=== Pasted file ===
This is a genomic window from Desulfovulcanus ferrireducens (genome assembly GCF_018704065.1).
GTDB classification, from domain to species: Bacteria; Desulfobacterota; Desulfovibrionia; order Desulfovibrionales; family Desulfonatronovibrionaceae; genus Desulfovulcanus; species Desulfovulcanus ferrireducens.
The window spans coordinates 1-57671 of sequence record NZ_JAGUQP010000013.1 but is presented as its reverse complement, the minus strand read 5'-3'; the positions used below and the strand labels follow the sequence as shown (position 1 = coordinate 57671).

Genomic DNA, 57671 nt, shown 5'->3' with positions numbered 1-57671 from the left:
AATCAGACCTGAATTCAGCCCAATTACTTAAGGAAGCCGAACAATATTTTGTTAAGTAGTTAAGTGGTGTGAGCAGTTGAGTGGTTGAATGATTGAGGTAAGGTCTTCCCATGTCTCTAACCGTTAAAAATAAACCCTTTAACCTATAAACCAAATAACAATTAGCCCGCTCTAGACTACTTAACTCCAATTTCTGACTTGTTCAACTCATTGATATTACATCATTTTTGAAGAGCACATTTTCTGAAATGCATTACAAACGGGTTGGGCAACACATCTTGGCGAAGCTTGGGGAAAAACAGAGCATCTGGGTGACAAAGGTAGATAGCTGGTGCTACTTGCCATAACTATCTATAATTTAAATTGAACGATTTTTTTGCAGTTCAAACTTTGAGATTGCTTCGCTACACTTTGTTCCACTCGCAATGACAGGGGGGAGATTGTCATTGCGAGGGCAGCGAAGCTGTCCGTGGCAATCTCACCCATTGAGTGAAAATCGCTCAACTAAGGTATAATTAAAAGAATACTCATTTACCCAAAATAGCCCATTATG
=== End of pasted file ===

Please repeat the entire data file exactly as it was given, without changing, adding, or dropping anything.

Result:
This is a genomic window from Desulfovulcanus ferrireducens (genome assembly GCF_018704065.1).
GTDB classification, from domain to species: Bacteria; Desulfobacterota; Desulfovibrionia; order Desulfovibrionales; family Desulfonatronovibrionaceae; genus Desulfovulcanus; species Desulfovulcanus ferrireducens.
The window spans coordinates 1-57671 of sequence record NZ_JAGUQP010000013.1 but is presented as its reverse complement, the minus strand read 5'-3'; the positions used below and the strand labels follow the sequence as shown (position 1 = coordinate 57671).

Genomic DNA, 57671 nt, shown 5'->3' with positions numbered 1-57671 from the left:
AATCAGACCTGAATTCAGCCCAATTACTTAAGGAAGCCGAACAATATTTTGTTAAGTAGTTAAGTGGTGTGAGCAGTTGAGTGGTTGAATGATTGAGGTAAGGTCTTCCCATGTCTCTAACCGTTAAAAATAAACCCTTTAACCTATAAACCAAATAACAATTAGCCCGCTCTAGACTACTTAACTCCAATTTCTGACTTGTTCAACTCATTGATATTACATCATTTTTGAAGAGCACATTTTCTGAAATGCATTACAAACGGGTTGGGCAACACATCTTGGCGAAGCTTGGGGAAAAACAGAGCATCTGGGTGACAAAGGTAGATAGCTGGTGCTACTTGCCATAACTATCTATAATTTAAATTGAACGATTTTTTTGCAGTTCAAACTTTGAGATTGCTTCGCTACACTTTGTTCCACTCGCAATGACAGGGGGGAGATTGTCATTGCGAGGGCAGCGAAGCTGTCCGTGGCAATCTCACCCATTGAGTGAAAATCGCTCAACTAAGGTATAATTAAAAGAATACTCATTTACCCAAAATAGCCCATTATG